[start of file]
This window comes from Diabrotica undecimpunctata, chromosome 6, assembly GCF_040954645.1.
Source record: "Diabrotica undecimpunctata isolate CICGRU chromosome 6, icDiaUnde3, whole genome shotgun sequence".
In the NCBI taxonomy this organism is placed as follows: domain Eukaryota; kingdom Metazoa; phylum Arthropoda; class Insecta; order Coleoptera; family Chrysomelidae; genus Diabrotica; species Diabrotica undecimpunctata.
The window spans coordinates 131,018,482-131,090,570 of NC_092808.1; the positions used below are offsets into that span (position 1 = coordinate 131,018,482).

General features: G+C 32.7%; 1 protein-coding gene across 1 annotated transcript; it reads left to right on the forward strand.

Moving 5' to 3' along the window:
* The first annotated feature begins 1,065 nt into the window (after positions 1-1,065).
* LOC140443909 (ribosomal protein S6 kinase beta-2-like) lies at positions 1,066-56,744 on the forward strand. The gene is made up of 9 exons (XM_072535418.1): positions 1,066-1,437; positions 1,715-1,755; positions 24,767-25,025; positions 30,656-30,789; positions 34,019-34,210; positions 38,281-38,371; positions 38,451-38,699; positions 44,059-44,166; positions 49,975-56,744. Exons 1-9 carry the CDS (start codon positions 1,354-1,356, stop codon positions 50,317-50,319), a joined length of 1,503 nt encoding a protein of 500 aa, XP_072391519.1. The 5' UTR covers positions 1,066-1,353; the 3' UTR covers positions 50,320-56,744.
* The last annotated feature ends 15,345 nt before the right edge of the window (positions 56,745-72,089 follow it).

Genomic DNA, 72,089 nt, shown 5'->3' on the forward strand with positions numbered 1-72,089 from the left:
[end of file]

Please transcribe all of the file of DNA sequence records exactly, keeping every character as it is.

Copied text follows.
This window comes from Diabrotica undecimpunctata, chromosome 6, assembly GCF_040954645.1.
Source record: "Diabrotica undecimpunctata isolate CICGRU chromosome 6, icDiaUnde3, whole genome shotgun sequence".
In the NCBI taxonomy this organism is placed as follows: domain Eukaryota; kingdom Metazoa; phylum Arthropoda; class Insecta; order Coleoptera; family Chrysomelidae; genus Diabrotica; species Diabrotica undecimpunctata.
The window spans coordinates 131,018,482-131,090,570 of NC_092808.1; the positions used below are offsets into that span (position 1 = coordinate 131,018,482).

General features: G+C 32.7%; 1 protein-coding gene across 1 annotated transcript; it reads left to right on the forward strand.

Moving 5' to 3' along the window:
* The first annotated feature begins 1,065 nt into the window (after positions 1-1,065).
* LOC140443909 (ribosomal protein S6 kinase beta-2-like) lies at positions 1,066-56,744 on the forward strand. The gene is made up of 9 exons (XM_072535418.1): positions 1,066-1,437; positions 1,715-1,755; positions 24,767-25,025; positions 30,656-30,789; positions 34,019-34,210; positions 38,281-38,371; positions 38,451-38,699; positions 44,059-44,166; positions 49,975-56,744. Exons 1-9 carry the CDS (start codon positions 1,354-1,356, stop codon positions 50,317-50,319), a joined length of 1,503 nt encoding a protein of 500 aa, XP_072391519.1. The 5' UTR covers positions 1,066-1,353; the 3' UTR covers positions 50,320-56,744.
* The last annotated feature ends 15,345 nt before the right edge of the window (positions 56,745-72,089 follow it).

Genomic DNA, 72,089 nt, shown 5'->3' on the forward strand with positions numbered 1-72,089 from the left: